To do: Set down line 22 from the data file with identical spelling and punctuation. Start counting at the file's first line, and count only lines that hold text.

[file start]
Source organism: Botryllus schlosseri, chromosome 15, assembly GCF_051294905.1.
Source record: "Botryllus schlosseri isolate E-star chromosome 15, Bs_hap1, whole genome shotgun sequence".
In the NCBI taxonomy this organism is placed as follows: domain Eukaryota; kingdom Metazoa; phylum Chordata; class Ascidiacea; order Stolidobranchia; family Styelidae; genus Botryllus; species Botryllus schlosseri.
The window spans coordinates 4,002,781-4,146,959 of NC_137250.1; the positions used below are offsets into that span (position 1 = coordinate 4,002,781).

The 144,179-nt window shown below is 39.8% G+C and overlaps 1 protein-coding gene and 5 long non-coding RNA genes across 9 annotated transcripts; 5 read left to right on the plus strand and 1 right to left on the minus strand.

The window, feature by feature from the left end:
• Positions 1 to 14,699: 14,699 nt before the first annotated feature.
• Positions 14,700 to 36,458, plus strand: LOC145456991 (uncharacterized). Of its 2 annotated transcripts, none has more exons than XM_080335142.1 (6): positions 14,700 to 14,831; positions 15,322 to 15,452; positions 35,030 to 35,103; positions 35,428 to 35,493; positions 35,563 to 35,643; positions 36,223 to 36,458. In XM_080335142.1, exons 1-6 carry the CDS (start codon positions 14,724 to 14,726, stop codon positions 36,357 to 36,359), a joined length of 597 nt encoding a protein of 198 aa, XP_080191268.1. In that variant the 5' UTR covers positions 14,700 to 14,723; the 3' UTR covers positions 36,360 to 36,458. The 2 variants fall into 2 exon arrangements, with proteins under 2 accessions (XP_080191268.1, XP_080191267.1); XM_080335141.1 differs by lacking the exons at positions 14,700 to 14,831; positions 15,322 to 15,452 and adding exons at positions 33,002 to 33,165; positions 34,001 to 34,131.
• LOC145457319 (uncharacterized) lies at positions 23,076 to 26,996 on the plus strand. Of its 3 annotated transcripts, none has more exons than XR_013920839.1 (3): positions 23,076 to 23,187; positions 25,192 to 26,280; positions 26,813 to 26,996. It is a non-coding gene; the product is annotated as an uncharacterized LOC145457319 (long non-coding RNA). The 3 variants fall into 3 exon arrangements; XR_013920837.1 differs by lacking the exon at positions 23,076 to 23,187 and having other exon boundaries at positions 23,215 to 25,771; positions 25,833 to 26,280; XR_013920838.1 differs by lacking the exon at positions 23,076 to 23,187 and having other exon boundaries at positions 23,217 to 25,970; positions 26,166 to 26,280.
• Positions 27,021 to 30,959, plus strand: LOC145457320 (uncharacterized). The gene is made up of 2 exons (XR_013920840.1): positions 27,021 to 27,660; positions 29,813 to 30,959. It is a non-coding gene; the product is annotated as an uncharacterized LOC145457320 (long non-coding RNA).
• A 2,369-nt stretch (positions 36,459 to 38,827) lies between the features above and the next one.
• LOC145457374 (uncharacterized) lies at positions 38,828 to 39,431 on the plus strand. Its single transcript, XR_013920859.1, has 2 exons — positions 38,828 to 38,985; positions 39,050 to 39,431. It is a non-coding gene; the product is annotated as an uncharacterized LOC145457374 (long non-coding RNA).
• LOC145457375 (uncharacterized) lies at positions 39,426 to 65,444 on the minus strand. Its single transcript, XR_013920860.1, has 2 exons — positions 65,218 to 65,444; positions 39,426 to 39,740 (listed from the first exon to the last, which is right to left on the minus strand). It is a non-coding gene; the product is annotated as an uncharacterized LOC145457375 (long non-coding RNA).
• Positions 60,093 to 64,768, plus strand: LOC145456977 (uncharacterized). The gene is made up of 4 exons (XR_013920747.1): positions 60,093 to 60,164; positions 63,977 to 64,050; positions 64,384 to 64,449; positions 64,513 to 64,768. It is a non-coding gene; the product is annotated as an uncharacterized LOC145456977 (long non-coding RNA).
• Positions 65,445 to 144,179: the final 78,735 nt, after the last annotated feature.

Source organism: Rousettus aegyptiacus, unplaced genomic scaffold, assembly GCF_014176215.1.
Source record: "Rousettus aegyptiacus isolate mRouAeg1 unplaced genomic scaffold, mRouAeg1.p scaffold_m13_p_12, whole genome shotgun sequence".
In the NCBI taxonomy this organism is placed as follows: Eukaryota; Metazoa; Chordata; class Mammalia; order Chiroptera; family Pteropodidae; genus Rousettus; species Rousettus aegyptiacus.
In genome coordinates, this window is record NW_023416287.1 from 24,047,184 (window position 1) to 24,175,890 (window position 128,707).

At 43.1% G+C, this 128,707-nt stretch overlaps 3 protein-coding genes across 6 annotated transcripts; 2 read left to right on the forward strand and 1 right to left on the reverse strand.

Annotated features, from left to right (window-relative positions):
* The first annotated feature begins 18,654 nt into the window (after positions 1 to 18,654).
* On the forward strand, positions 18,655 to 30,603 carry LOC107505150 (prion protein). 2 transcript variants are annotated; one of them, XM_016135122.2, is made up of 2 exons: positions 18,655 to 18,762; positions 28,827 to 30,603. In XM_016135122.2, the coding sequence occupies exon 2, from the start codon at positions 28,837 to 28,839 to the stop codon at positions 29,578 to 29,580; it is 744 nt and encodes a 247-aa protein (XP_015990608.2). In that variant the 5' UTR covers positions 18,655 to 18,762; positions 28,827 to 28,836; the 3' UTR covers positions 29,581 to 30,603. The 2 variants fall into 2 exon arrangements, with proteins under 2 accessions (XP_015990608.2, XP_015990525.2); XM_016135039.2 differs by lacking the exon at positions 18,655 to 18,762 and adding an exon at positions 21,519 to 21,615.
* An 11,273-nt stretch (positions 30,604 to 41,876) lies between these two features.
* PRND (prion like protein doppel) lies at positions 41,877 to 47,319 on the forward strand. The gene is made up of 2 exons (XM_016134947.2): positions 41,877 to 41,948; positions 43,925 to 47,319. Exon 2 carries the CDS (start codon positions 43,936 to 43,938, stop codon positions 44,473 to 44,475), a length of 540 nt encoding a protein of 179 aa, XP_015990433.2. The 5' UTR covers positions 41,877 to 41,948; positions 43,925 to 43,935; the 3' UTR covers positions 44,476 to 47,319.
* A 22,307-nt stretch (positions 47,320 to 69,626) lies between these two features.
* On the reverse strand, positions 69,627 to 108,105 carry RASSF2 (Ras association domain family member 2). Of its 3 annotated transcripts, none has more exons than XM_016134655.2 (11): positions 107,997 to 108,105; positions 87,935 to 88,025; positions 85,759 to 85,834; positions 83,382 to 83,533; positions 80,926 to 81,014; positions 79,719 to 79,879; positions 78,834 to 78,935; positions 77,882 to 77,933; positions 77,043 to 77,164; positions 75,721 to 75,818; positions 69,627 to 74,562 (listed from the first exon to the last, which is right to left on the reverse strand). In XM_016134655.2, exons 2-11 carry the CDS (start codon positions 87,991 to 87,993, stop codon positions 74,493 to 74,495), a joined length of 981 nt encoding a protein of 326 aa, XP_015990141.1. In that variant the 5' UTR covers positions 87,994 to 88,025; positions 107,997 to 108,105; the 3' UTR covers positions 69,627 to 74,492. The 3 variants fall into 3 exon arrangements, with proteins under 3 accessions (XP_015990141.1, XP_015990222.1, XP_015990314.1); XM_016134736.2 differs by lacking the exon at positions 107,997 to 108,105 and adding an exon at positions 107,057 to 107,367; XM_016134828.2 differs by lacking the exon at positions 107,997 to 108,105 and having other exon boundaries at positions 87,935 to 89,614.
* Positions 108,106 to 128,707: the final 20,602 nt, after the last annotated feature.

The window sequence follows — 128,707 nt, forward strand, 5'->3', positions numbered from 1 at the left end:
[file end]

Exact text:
* The first annotated feature begins 18,654 nt into the window (after positions 1 to 18,654).